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Lawn mower blades wear out eventually and will require changing to keep those missed grass patches in your yard at bay.
A mower with clean, sharp blades will allow you to mow less frequently and maintain a healthier lawn. Of course, if you have own a reel mower, you won’t have to change the blades at all, they just to be sharpened occasionally.
Follow these time-saving steps to change your blades:
- Buy replacement blades. The new blades available in hardware and home improvement stores are usually sharpened, pre-weighed, and come with replacement nuts. They’re either universal or specific fit, so make sure that you’re purchasing blades of the same length as the previous ones. Come prepared with the make and model number of your mower. You can take a pic or bring in the owner’s manual as well.
- Let the gas run out in the mower or drain out any remaining gas using a siphon hose (you can buy a hand siphon pump in any auto parts store or hardware). This will prevent any gas from spilling onto you, the lawnmower, or the grass when you turn it.
- Tilt your mower back toward its handle and support it with a weight. All mowers are different, though, so it’s a good idea to look at your owner manual to make sure you’re doing it right.
- Unplug your spark plug. You shouldn’t have any problem with shorting out or an electrical flare-up since you’ve already drained out the gas, but it’s always better to err on the side of safety!
- Get a socket wrench to unbolt the mounting bolt for the blade with one hand, and with the other hand make sure that the blade doesn’t turn (this process can also be done with a partner). Make sure not to lose any mounting hardware or washers in the process, since they are reusable.
- As you’re removing the blade make sure to notice what position the blade is in while you’re removing it. The new blade should be mounted the same way, typically with the blade’s sharper edge counter-clockwise with the hose assembly. All lawn mowers are different, though, so it’s especially important to pay close attention to how the blade to be changed is installed and copy that position when installing the new blade (If the blades still appear to be in good condition you can salvage them and have them sharpened. However, replacement blades are pretty inexpensive, and most people choose to buy a new set).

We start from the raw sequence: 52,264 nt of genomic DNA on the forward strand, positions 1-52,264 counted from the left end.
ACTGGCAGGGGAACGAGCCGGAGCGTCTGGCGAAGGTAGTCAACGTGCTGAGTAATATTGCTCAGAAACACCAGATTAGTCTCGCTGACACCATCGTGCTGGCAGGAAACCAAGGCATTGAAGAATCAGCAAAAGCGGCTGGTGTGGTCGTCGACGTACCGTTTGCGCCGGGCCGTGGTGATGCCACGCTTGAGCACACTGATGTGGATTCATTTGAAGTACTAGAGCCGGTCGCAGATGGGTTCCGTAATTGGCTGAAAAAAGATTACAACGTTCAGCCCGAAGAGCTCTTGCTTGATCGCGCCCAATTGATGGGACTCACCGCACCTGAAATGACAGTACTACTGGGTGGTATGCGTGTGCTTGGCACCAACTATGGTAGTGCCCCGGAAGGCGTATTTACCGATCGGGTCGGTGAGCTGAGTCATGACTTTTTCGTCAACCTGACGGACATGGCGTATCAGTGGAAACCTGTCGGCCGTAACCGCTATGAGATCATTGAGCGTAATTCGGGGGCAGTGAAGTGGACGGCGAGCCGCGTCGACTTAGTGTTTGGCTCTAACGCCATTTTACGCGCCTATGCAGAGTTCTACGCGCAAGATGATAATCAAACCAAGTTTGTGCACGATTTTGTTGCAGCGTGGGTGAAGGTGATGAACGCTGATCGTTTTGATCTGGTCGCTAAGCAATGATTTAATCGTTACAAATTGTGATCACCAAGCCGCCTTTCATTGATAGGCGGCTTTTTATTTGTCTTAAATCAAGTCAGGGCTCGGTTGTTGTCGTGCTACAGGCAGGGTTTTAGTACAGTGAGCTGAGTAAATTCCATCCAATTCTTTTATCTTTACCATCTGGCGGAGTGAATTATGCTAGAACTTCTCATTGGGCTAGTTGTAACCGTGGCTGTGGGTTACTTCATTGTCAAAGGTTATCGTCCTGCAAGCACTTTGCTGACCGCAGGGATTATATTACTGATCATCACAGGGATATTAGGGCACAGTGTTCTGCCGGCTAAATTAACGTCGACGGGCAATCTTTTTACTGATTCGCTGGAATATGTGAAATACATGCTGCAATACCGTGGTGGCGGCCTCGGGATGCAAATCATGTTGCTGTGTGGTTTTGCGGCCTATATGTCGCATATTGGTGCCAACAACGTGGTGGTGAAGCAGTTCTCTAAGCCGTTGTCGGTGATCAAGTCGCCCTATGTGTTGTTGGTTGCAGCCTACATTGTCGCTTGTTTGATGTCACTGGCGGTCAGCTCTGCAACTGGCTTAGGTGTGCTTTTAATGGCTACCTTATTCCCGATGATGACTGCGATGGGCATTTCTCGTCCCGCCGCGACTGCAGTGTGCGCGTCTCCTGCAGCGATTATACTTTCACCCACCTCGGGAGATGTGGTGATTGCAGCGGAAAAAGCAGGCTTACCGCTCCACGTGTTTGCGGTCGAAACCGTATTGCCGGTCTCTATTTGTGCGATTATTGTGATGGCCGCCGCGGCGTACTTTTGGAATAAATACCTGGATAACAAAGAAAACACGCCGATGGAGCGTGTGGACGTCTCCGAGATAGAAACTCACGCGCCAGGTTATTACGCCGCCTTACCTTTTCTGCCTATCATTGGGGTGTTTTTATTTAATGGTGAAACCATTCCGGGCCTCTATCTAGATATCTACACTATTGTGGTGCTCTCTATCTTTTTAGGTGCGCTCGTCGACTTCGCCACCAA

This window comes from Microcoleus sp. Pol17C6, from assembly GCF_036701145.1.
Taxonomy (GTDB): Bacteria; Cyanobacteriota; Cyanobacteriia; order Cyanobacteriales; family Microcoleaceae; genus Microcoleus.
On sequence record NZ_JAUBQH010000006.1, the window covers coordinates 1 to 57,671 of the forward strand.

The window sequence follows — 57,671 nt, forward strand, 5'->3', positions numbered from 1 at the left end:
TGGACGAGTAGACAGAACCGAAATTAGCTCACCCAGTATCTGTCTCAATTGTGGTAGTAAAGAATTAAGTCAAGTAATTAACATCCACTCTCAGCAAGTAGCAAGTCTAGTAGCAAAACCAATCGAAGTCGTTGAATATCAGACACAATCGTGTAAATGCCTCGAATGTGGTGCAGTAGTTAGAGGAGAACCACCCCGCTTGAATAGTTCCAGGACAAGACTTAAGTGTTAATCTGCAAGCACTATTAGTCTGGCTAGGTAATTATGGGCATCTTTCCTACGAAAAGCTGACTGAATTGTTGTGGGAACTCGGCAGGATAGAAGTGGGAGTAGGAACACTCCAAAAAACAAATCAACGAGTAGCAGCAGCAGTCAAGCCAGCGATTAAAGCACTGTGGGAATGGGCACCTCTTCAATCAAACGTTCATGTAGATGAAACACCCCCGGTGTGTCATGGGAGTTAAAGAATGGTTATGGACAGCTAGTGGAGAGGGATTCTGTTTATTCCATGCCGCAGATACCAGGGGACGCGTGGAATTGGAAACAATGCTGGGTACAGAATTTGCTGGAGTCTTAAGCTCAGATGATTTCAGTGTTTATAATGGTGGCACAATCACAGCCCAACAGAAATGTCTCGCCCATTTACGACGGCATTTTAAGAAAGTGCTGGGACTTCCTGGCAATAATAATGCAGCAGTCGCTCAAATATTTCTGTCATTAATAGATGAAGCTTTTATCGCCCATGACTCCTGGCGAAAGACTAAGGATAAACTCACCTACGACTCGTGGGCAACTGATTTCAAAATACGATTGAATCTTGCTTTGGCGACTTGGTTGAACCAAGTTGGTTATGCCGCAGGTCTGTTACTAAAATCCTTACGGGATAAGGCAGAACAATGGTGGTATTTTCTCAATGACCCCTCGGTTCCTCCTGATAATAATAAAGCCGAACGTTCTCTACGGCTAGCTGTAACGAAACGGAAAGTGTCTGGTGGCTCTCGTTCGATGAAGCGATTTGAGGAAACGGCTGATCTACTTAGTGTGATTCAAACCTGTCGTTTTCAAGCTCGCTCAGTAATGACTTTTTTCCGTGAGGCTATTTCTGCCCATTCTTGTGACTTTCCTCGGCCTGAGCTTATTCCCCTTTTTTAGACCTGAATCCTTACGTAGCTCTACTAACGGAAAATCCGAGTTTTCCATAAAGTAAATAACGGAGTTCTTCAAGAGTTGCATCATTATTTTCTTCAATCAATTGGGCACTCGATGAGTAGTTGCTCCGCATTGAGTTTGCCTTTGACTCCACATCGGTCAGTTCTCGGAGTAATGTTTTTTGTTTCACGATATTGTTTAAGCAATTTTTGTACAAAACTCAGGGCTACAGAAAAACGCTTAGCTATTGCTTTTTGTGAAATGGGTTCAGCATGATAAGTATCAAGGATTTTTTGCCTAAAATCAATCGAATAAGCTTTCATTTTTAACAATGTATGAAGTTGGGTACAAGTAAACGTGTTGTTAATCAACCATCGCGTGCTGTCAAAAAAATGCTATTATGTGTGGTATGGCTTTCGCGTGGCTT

- Put on some heavy duty gloves for safety. You can use a piece of wood placed between the mower deck and the blade to make sure nothing’s turning while you’re doing the installation. Reinstall nuts and washers as you line up the new blades. Check the owner’s manual for torque specs on tightening the nut. No owner’s manual? Make certain that you don’t over-tighten the nut since that can warp the blade. Be careful tightening the bolts since they’re probably a lot sharper than the previous ones.
- Mount the new blade so that it has absolutely no wobble whenever it’s moved up or down. Remove any wood pieces or props that have been used to keep the mower from moving. Don’t start up the mower for approximately 30 minutes to one hour to make sure that any oil has returned to the motor.
- Time to refill the lawn mower’s gas tank and do a pre-mow checkup. Double check the air filter if necessary and reattach your spark plug wire. You should be all ready to go!
Changing the blades on older mowers can be quite difficult and if you cross thread the bolts, it may be time for an upgrade.